Ranking Member Neal Opening Statement at Hearing on Border Adjustment Tax

May 23, 2017
Press Release

(Remarks as prepared)

Thank you, Chairman Brady, for holding today’s hearing on increasing U.S. competitiveness and preventing American jobs from moving overseas.  This is an important topic and I look forward to a productive conversation.

As we continue with this series of hearings on comprehensive tax reform, I want to reiterate my support for reforming our Tax Code.  There’s certainly strong bipartisan support for simplifying our tax system – and making it more fair.  We on the Democratic side are willing partners in those efforts.

However, Democrats will only support comprehensive tax reform that will ease financial burdens on the middle class and working families.  We will not support tax cuts for those at top of the income scale at the expense of the middle class.  Our primary focus and top priority in tax reform needs to be putting the middle class first.

I also believe that a key component of tax reform is ensuring that American businesses remain competitive in the global economy – and that we prevent American jobs from moving overseas.  Achieving this includes providing incentives to companies to conduct research and development here in the United States.  We also need to improve our nation’s infrastructure so that it’s in line with other developed nations. That includes meaningful investments to repair and enhance our nation’s roads, rail, bridges and harbors. These reforms can be done through the Tax Code and would also jump start economic growth and create thousands of jobs.

Another key component of international competitiveness is investment in a well-trained and skilled workforce.  A 2015 report by the Manufacturing Institute estimated that over the next decade, two million manufacturing jobs in this country could go unfilled due to the skills gap.  And the New England Council estimated in a 2015 report that thousands of high paying advance manufacturing jobs – some with salaries over $80,000/year – would go unfilled because employers were struggling to find candidates to meet the needs of the open positions. At a time when families across the country are trying to reach and stay in the middle class, our nation cannot afford to have factories and workers sit idle.  To remain competitive, we need to invest in workforce development.

Let me shift to another focus of today’s hearing – the border adjustment tax.  I think the border adjustment tax proposal is an interesting idea.  As my past support of an innovation box demonstrates, I am no stranger to innovative tax ideas, and I’m willing to look outside the box for smart tax policy – and certainly encourage others to do the same.  Some argue that a border adjustment tax would create such an incentive for companies to make things in the U.S. that it would drive up demand for American-made goods.  I certainly support American manufacturers.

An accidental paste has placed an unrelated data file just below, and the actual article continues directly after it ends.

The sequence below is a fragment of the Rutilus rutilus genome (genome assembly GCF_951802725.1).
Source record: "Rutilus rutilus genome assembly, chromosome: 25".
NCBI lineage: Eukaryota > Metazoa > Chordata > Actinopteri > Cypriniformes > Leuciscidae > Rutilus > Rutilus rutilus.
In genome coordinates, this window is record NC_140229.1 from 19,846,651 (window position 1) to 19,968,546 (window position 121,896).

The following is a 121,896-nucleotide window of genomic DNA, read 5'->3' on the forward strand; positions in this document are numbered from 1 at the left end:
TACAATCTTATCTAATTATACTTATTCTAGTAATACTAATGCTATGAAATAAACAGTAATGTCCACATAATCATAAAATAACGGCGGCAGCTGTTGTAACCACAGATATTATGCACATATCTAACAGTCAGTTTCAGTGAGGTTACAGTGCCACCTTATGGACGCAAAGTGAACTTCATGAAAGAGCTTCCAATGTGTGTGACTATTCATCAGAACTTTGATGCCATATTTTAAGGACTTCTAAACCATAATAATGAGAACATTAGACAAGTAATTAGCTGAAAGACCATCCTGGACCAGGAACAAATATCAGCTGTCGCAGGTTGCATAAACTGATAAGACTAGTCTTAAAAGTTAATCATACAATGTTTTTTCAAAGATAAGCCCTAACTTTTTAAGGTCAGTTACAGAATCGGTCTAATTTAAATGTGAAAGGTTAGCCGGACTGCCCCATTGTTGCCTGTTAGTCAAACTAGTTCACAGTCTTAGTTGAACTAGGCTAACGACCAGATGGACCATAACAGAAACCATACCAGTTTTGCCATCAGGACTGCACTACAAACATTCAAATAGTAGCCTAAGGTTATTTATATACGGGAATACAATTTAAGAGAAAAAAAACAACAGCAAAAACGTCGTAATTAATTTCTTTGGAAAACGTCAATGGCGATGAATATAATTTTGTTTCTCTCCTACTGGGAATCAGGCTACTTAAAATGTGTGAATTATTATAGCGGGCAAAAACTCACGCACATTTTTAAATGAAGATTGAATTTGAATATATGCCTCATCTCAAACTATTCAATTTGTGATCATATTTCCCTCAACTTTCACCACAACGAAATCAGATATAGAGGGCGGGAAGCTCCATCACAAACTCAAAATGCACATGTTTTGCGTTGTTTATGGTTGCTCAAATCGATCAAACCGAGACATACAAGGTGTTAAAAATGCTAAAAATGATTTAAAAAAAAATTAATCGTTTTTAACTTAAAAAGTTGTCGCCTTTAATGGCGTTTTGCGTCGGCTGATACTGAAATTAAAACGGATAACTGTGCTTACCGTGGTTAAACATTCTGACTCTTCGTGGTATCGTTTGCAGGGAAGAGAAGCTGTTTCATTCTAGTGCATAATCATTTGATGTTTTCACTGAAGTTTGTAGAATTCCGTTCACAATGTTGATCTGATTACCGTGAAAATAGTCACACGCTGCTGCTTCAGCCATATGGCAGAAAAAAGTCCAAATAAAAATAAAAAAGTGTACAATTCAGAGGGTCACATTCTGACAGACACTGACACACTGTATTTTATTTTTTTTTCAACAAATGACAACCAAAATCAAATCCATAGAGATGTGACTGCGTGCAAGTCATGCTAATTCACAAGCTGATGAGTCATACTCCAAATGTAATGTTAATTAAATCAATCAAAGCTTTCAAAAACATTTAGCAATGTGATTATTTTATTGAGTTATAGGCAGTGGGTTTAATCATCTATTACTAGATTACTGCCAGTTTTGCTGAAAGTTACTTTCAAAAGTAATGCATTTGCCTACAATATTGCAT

However, there are many unknowns about the border adjustment tax.  Given the many significant economic uncertainties and risks associated with a border adjustment tax, the Committee must evaluate its merits thoroughly and methodically.  There are many very important questions that must be answered in order to evaluate the proposal.  And I applaud the Chairman for holding today’s hearing to do just that.  For example:

  • What will the impact be on consumers?  The retailers tell us the cost of products like food, clothing and medicine will go up for consumers by more than $1,700 – and gas prices will increase by 35 cents a gallon.  I’ve also been told that a 20 percent BAT could increase average home heating costs for a New England family by $400 or more per winter.  Middle-class families can’t – and shouldn’t – have to sustain those types of increases in consumer prices as a result of tax reform.  Is that a risk with the adoption of a border adjustment tax? 


  • Will the dollar strengthen to offset increases in consumer prices?  If so, how long will it take and will it be complete?  And how much certainty is there with respect to currency fluctuations?  What are other implications of an increased dollar?


  • Is the border adjustment tax WTO compliant?  Is there a risk of retaliation?


  • What would the BAT’s impact be on American jobs?  Who will be the winners and losers as a result of the BAT?

Another question I have is the impact on small businesses.  Unfortunately, we don’t have a small business witness with us today.  But I think understanding the potential impact on small business is key.  The owner of Dave’s Soda and Pet City in my district tells me that it is his imported products that provide the margin for him to operate the rest of his business.  He says if his costs go up, he can’t reduce rent or utilities, so the only place to cut is payroll.  He also is very concerned that if consumers have to pay more for gas and other essentials, he will sell less of the pet accessories that keep his business afloat.   I hope we can continue to examine the impact of the BAT on small businesses.

Mr. Chairman, I also hope that you will consider holding a hearing on how to use the revenue from a deemed repatriation tax in tax reform.  I support using repatriation dollars to pay for infrastructure or other productive purposes for the middle class.

Again, Mr. Chairman, thank you for your leadership in calling today’s hearing to really dive into this topic of the border adjustment tax and get our questions answered.  I look forward to a productive conversation, and I thank the witnesses for joining us today.

Thank you.